A German court has ruled that Google is not required to pre-screen websites for defamation before displaying them in search results. This ruling comes from the German Federal Court of Justice, the country’s highest court.
The plaintiffs in the case had sought to force Google to filter out websites that displayed allegedly defamatory content about them in an IT-related online discussion forum. They also sought to collect damages from Google for the presentation of those sites in search results, arguing that Google had a duty to screen and not to display the defamatory material to others online.
A ruling in favor of the litigants would have put a huge burden on Google to essentially review all website content in Germany for any potential violations before displaying it in search results. The German court, however, recognized the practical impossibility of this and held that a duty to take action is triggered only if Google is notified “of a clearly recognizable violation of individuals’ rights.”
The court said, “Instituting a general duty to inspect the content would seriously call into question the business model of search engines, which is approved by lawmakers and wanted by society, ” according to a Reuters translation. “Without the help of such search engines it would be impossible for individuals to get meaningful use out of the internet due to the unmanageable flood of data it contains.”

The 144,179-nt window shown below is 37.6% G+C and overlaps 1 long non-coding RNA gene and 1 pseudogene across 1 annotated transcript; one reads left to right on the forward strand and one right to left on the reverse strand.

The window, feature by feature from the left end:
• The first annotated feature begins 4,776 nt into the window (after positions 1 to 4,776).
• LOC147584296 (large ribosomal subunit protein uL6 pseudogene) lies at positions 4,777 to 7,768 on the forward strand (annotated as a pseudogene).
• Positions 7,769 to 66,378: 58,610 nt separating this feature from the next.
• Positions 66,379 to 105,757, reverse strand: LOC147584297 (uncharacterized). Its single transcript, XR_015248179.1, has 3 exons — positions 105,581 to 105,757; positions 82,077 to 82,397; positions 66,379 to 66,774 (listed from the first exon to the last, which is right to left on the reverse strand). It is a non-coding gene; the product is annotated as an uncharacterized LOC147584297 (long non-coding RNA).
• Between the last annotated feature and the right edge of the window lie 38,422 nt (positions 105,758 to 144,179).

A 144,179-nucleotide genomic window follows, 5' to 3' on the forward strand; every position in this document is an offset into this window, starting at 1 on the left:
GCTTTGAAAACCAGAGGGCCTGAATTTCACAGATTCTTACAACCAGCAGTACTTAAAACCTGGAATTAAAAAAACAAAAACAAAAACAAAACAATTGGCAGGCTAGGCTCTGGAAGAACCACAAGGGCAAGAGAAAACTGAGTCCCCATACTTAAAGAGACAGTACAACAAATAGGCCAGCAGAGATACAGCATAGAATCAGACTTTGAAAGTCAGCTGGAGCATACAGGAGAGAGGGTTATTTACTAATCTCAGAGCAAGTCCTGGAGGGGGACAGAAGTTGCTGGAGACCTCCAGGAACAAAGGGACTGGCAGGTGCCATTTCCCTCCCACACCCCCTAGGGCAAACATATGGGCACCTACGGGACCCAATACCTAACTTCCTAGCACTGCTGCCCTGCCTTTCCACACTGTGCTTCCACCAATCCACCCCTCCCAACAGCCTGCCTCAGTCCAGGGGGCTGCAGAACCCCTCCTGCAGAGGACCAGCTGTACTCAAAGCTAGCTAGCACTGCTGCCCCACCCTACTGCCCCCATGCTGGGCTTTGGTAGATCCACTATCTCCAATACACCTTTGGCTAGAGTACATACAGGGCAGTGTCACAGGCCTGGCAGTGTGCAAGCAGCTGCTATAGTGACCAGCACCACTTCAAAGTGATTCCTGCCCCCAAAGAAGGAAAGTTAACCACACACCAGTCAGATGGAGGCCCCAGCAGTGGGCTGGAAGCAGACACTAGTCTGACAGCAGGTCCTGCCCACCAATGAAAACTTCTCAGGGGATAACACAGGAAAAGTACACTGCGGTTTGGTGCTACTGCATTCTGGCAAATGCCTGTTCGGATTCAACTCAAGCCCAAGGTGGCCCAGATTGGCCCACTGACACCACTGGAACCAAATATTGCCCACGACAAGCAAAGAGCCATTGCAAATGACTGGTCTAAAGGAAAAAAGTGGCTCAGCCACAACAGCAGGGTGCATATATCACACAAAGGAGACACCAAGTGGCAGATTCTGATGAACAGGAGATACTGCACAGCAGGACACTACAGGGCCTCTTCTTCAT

The case apparently arose under the Right to Be Forgotten (RTBF). I haven’t seen the underlying factual and legal discussion so can’t comment on the full implications of the decision. However, it would appear to clearly affirm the broader proposition that Google can’t be held liable for illegal content in search results without first being notified of its disputed or potentially illegal nature.
Yesterday Google published a report on three years’ worth of RTBF requests and who’s making them.
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